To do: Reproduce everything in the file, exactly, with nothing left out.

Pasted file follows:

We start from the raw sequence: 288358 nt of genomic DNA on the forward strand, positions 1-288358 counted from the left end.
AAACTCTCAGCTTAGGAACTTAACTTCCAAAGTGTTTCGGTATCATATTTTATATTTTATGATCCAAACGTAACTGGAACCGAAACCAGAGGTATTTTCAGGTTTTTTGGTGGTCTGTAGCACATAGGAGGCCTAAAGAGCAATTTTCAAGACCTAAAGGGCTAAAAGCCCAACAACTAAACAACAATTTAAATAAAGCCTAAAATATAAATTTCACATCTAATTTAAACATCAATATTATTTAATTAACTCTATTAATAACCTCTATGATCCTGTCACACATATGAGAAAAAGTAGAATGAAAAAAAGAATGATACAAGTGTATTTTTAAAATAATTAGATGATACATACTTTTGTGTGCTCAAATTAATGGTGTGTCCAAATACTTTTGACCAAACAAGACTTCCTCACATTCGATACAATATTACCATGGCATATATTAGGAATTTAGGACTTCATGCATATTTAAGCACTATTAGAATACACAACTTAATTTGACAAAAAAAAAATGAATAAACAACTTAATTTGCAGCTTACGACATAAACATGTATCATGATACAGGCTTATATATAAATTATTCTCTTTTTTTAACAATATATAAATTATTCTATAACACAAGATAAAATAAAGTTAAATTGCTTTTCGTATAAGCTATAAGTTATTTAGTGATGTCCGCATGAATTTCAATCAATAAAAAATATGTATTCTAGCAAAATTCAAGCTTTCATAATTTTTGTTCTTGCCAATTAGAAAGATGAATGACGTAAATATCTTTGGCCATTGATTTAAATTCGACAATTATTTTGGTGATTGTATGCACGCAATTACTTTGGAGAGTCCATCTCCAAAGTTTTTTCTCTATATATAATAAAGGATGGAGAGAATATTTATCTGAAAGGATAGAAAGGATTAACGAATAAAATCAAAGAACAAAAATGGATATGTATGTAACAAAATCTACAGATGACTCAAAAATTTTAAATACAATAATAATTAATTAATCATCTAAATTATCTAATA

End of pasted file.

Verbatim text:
We start from the raw sequence: 288358 nt of genomic DNA on the forward strand, positions 1-288358 counted from the left end.
AAACTCTCAGCTTAGGAACTTAACTTCCAAAGTGTTTCGGTATCATATTTTATATTTTATGATCCAAACGTAACTGGAACCGAAACCAGAGGTATTTTCAGGTTTTTTGGTGGTCTGTAGCACATAGGAGGCCTAAAGAGCAATTTTCAAGACCTAAAGGGCTAAAAGCCCAACAACTAAACAACAATTTAAATAAAGCCTAAAATATAAATTTCACATCTAATTTAAACATCAATATTATTTAATTAACTCTATTAATAACCTCTATGATCCTGTCACACATATGAGAAAAAGTAGAATGAAAAAAAGAATGATACAAGTGTATTTTTAAAATAATTAGATGATACATACTTTTGTGTGCTCAAATTAATGGTGTGTCCAAATACTTTTGACCAAACAAGACTTCCTCACATTCGATACAATATTACCATGGCATATATTAGGAATTTAGGACTTCATGCATATTTAAGCACTATTAGAATACACAACTTAATTTGACAAAAAAAAAATGAATAAACAACTTAATTTGCAGCTTACGACATAAACATGTATCATGATACAGGCTTATATATAAATTATTCTCTTTTTTTAACAATATATAAATTATTCTATAACACAAGATAAAATAAAGTTAAATTGCTTTTCGTATAAGCTATAAGTTATTTAGTGATGTCCGCATGAATTTCAATCAATAAAAAATATGTATTCTAGCAAAATTCAAGCTTTCATAATTTTTGTTCTTGCCAATTAGAAAGATGAATGACGTAAATATCTTTGGCCATTGATTTAAATTCGACAATTATTTTGGTGATTGTATGCACGCAATTACTTTGGAGAGTCCATCTCCAAAGTTTTTTCTCTATATATAATAAAGGATGGAGAGAATATTTATCTGAAAGGATAGAAAGGATTAACGAATAAAATCAAAGAACAAAAATGGATATGTATGTAACAAAATCTACAGATGACTCAAAAATTTTAAATACAATAATAATTAATTAATCATCTAAATTATCTAATA